Then there was a simple, innocent, charm about the 1964 Games that has never been totally replicated, no doubt because the Olympic bandwagon has rolled deep into too-frequently malevolent territory, beginning in 1968 when the Mexican Government ruthlessly gunned down protesting students in the notorious Plaza of the Three Cultures and the International Olympic Committee (IOC), not for the first time, suddenly developed a case of myopia.
Mexico City followed up with the Black Power demo by Americans Tommie Smith and John Carlos. Four years earlier in Tokyo the only black and white issue was the fact that this was how the Olympics were viewed on our television screens.
Munich brought the Israeli massacre, Montreal, Moscow and Los Angeles were winged by boycotts and then in Seoul a red-eyed Ben Johnson injected drugs into the Olympic bloodstream where it has been coursing virulently through the veins ever since.
I missed Atlanta as I was sports editing a national newspaper (some say I wasn't a bad judge) but Barcelona had been pleasantly good and while all had a few hiccups and controversies along the way Sydney, Athens and, of course, London were eminently enjoyable.
So, especially from Britain’s record-breaking perspective, was Rio. But for me Tokyo 1964 remains the Olympics’ role model.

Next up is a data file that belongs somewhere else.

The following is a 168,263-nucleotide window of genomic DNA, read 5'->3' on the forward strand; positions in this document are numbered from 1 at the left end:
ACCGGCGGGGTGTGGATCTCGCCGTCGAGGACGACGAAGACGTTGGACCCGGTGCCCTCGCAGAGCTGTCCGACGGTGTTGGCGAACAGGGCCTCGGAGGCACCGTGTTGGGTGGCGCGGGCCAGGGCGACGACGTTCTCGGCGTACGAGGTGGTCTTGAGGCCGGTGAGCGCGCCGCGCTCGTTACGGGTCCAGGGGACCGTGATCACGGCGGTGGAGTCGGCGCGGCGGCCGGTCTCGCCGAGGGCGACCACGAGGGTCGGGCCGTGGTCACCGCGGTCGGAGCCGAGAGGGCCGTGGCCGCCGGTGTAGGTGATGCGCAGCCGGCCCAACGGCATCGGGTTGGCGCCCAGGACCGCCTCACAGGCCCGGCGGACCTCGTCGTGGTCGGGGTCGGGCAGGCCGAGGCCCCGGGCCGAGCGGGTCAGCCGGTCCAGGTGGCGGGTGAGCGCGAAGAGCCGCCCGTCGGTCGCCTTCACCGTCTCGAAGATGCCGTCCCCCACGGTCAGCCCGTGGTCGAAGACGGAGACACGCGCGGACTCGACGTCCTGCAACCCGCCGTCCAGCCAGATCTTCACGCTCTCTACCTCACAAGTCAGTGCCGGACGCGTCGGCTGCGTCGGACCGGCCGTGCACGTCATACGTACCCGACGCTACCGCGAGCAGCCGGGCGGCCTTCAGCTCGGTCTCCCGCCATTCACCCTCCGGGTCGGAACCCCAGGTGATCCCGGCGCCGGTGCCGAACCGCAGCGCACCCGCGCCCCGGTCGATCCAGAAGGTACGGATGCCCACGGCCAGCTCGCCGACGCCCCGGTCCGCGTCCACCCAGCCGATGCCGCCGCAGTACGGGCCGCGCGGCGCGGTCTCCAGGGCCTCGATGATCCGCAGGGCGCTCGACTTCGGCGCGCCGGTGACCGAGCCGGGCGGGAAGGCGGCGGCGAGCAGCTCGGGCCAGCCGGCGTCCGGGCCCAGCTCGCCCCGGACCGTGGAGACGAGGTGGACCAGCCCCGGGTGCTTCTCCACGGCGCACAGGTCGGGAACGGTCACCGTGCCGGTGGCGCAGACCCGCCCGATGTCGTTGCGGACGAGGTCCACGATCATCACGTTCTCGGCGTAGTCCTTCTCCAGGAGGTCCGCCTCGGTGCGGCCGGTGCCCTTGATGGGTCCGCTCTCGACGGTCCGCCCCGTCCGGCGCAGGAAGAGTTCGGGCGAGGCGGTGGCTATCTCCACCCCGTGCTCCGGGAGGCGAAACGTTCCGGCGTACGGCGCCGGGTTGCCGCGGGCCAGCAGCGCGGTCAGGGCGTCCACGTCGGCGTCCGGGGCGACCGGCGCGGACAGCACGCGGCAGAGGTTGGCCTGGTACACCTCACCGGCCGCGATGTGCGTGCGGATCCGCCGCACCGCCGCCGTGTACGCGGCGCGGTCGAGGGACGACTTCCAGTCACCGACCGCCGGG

I sometimes still hum the catchy jingle that woke us every day: "Good morning, Tokyo, happy to be greeting you".
These really were a happy Olympics, especially for Britain, who collected 20 medals overall with long-jump golds from Lynn "The Leap" Davies and the original golden girl, Mary Rand.
Plus there was outsider Ann Packer's shock triumph in the 800 metres and the poignant moment when the wife of the walker Ken Matthews dashed onto the track to embrace him as he crossed the line.
It rained quite a lot in Tokyo but no-one seemed to mind. The Games were held late in the year, between October 10 and 24, and the last lap of the Torch Relay from Olympia to light the flame was poignantly run by the 19-year-old Yoshinori Sakai, a young athlete born in Hiroshima on the day of the atomic bomb.